I think the design would be alright also. Perhaps one tank was exhausted and the other was not available quick enough.

If both tanks are equally able to supply fuel then making then common is ok, but at the back of my mind when I see one tank much lower that the other , I worry about air getting into the system even though there is fuel in abundance in the other tank.

The only assured way of getting all of the available fuel out of two tamks is to have two fuel pumps ,( One in eack tank), and a non return valve at the outlet of each tank. With both pumps on, ( as for T/O and landing), when a tank is exhausted , the pump will cavitate and won't pump air and the other pump which is not cavitating, because there is still fuel in the tank, will keep the system pressured so air will not enter till both tanks are completely empty. Nev

  • Like 1

Share this post


Link to post
Share on other sites
Yes all aircraft should have those Savannah-style header tanks IMOP...........................................................Maj...:thumb up:

 

It is interesting that the editor of this month's Zenair News from the USA are suggesting that Zenith builders should consider a Savannah-style header tank (without mentioning the Savannah, of course!) for fuel safety and weight reduction (the latter because running around with 'reserves' in normal fuel tanks means that the average pilot carries at least 30 lb too much fuel).

  • Like 1

Share this post


Link to post
Share on other sites

Somebody mentioned airmanship earlier. Basic rule "don't turn fuel tanks off unless you have a leak or are working on the system" and if you do have a leak you should be looking for a place to land very quickly.

RickH

  • Like 2

Share this post


Link to post
Share on other sites

There are a number of valid reasons why you should be able to switch tanks off and be able to specifically select fuel from a nominated tank in any aircraft that has the capacity to travel long distances. One obvious one is that by progressively selecting tanks you can be guaranteed of precise fuel available quantities at each tank switch.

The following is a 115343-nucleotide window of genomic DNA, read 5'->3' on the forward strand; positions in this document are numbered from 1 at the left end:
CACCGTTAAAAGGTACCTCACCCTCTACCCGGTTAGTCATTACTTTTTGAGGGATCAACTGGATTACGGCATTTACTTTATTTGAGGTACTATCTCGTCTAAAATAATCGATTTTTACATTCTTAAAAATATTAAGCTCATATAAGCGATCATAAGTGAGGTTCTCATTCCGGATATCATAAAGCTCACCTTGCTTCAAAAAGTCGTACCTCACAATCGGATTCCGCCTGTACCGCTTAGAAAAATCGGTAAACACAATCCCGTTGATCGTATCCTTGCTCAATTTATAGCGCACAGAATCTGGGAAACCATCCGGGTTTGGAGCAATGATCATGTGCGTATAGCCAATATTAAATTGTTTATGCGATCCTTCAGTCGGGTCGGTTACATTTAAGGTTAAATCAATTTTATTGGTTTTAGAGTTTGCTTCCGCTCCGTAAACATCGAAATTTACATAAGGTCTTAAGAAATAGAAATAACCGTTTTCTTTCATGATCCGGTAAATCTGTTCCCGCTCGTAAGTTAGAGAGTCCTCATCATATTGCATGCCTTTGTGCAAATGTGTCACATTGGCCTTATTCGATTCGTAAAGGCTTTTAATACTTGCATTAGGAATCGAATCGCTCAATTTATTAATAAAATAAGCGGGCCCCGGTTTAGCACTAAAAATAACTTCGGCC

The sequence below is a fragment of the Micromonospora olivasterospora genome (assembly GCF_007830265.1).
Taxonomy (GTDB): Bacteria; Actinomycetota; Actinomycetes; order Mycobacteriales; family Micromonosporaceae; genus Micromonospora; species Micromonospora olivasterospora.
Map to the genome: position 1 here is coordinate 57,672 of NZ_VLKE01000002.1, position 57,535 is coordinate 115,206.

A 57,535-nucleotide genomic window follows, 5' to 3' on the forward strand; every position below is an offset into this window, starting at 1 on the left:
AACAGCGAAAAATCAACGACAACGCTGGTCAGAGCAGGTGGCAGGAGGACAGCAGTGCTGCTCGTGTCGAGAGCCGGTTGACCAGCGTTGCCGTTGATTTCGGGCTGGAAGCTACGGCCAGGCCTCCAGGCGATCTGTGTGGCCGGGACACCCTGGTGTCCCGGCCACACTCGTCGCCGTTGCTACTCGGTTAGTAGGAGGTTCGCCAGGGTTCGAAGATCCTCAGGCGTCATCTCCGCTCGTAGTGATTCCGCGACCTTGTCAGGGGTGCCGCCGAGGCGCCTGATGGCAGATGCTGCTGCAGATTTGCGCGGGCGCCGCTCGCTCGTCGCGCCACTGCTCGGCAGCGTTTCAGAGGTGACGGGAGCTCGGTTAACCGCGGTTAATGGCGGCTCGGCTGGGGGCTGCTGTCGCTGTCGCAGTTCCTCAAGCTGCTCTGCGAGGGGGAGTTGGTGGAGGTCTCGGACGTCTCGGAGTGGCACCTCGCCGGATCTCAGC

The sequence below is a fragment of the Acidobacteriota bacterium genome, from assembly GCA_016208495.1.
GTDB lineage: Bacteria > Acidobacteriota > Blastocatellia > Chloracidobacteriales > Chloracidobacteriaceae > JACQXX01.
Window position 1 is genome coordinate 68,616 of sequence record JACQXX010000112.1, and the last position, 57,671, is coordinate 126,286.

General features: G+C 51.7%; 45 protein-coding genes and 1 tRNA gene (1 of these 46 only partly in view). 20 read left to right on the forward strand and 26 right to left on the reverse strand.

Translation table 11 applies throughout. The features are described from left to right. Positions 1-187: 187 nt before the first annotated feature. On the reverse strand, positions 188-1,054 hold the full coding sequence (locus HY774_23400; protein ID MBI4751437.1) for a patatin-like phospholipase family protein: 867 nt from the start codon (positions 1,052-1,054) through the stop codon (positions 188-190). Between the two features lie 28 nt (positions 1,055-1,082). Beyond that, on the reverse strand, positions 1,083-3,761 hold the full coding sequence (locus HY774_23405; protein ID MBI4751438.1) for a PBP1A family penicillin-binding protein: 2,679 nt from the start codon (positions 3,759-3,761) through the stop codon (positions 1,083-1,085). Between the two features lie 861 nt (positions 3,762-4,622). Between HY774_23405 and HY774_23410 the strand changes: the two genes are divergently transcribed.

May I suggest that the reason this mistake was made may have been a lack of knowledge of the Hornet systems. How much time did this pilot spend with the manufacturer flying the aircraft before taking delivery and departing for Nth Qld? Ollie is a very thorough gentleman and he would normally insist on a thorough familiarization before taking delivery of one of his aircraft.

Share this post


Link to post
Share on other sites
Guest davidh10

I wouldn't have thought that it would take much familiarity with a fuel system to understand that if you turn ALL tanks OFF, then the engine is going to stop.

 

Sounds like a HF error. Most likely, didn't check that one tank was turned on before turning the other off.

Share this post


Link to post
Share on other sites

off topic: every time i see the thread title I think we had a raaf hornet go down.

Continue...

Share this post


Link to post
Share on other sites

Join the conversation

You can post now and register later. If you have an account, sign in now to post with your account.

Guest
Reply to this topic...

×   Pasted as rich text.   Paste as plain text instead

  Only 75 emoji are allowed.

×   Your link has been automatically embedded.   Display as a link instead

×   Your previous content has been restored.   Clear editor

×   You cannot paste images directly. Upload or insert images from URL.


×